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Egypt’s renewable energy draws interest, but little progress

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The wind-farm project is estimated to cost around $580m according to Al-Arabiya Satellite Channel. However, official Egyptian sources could not confirm the size of investments of the prospective project given that it is in its “early stages at the moment”.

The wind-farm project is estimated to cost around $580m according to Al-Arabiya Satellite Channel. However, official Egyptian sources could not confirm the size of investments of the prospective project given that it is in its “early stages at the moment”. (AFP Photo)

The wind-farm project is estimated to cost around $580m according to Al-Arabiya Satellite Channel. However, official Egyptian sources could not confirm the size of investments of the prospective project given that it is in its “early stages at the moment”.
(AFP Photo)

The UAE’s green energy firm Masdar is the last of a chain of foreign investors that have expressed interest in potential long-term investment opportunities in Egypt’s wind farms, the company reported.

The wind-farm project is estimated to cost around $580m according to Al-Arabiya Satellite Channel. However, official Egyptian sources could not confirm the size of investments of the prospective project given that it is in its “early stages at the moment”.

Mohamed El-Sobky, head of the Energy Research Center, said that even though the project represents “another milestone” in Egypt’s renewable energy sector, its details remain relatively vague.

“We hear of great, potential projects all the time, but their investments are questionable, not to mention that such projects need to be well-promoted,” El-Sobky said.

El-Sobky added that the sector also faces “vague legislation” especially investments in this field, which is why there no real estimates of the investments of such projects.

On the other hand, Amr Farouk, managing partner at Oasis Renewable Energy remains optimistic despite “unclear details of the project”.

“No matter what the details are, Egypt is a vital oil and gas player, and has one of the best potentials for not only wind energy, but also solar energy as the country already enjoys consistent wind patterns near the Red Sea coast,” he said.

Farouk stated that the country is already running wind farms in areas like Hurghada on the Red Sea coastline, and in Zaafaranah region near Suez.

In 2010, the Emirati firm and the Egyptian New and Renewable Energy Authority (NREA) signed an agreement with the intent of constructing a 200-megawatt wind park in Egypt as part of its long-term investment plan. The collaboration was the first joint-venture initiative between two countries in the green energy sector.

This June, the Ministry of Tourism encouraged hotels to raise dependency on renewable energy, which raised scepticism given the country’s frequent power-cuts at the peak of summer season.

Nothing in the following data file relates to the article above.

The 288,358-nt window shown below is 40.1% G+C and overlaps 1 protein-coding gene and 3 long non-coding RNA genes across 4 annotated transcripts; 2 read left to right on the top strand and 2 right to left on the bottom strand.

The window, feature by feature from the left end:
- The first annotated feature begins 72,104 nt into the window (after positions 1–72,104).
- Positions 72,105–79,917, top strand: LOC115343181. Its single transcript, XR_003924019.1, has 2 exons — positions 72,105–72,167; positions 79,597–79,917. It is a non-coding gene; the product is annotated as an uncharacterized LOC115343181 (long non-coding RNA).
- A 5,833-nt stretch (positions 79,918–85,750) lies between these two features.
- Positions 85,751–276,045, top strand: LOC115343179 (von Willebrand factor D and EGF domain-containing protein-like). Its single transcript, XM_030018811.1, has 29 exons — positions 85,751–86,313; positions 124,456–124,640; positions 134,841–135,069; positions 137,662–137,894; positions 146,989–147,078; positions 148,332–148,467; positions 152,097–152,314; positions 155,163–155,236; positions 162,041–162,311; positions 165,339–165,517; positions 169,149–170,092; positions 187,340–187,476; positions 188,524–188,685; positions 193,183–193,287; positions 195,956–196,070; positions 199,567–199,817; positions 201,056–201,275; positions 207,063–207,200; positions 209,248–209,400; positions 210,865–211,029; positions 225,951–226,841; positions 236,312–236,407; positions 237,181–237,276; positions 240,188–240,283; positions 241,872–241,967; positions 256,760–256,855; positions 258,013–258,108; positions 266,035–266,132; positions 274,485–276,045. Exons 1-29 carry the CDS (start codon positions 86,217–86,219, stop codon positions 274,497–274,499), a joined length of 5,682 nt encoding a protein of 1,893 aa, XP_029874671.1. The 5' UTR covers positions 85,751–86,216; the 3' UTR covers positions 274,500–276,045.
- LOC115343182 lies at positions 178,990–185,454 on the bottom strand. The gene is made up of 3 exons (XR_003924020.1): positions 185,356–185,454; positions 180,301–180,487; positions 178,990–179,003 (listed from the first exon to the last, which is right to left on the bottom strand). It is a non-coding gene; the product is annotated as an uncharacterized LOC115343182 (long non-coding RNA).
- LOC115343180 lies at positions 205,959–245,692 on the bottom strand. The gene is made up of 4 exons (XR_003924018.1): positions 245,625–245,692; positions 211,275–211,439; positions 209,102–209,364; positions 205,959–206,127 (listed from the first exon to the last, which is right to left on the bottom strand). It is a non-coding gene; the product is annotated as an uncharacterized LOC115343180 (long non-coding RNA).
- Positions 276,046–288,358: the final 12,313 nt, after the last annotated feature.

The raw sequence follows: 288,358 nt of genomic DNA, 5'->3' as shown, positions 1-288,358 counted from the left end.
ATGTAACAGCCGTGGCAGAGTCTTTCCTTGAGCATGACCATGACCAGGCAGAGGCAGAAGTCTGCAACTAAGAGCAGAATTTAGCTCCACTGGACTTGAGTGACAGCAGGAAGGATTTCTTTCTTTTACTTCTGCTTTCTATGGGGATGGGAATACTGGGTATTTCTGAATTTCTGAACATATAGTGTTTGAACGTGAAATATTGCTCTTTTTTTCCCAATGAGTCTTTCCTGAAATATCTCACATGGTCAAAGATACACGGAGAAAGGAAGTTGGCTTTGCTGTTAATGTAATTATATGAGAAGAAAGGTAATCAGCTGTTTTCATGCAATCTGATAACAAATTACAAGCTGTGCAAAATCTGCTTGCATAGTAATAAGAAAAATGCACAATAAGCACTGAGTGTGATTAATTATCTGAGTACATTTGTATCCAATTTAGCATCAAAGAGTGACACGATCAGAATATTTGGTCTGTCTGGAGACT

Last January, Tourism Minister Hisham Zaazou announced three projects planned in the field for 2013. One of these projects, mainly targeted towards tourism, aims to modify tourist buses to use natural gas instead of diesel, once natural gas stations are built, while another aims to implement intelligent lighting, which detects the presence of people and turns the lights on or off in corridors and hallways automatically, in order to save energy. The third project, meanwhile, is built around a long-term target of switching 100,000 hotel rooms from conventional heating to solar water heating in the next five years.

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  • Egyptian Ivy

    Economic plans in our country seem like somebody who has never brushed his hair. We have all sorts of ideas that make sense and plenty that do not. Every day on TV channels, we see experts calling for uplifting the economy by adopting a “national project” that is completely different than what the other expert is talking about. Shouldn’t all these folks sit down and talk first, share their views, convince one another so then they are able to come up with one or maximum two best national projects that make(s) the most common sense to promote? this way, we are unifying the efforts of all let’s say 200 experts so they all communicate the same project to us. But when we see 200 different people each one of them is calling for his “own” national project and not listening to what others suggest, then why would the outside world (foreign investors) listen to us? Wind farms is indeed an outstanding idea that will accommodate the ever growing energy demands in Egypt, so was the lame “Toshka” project thought to do for feeding our nation. Why do we hate team work in this country?

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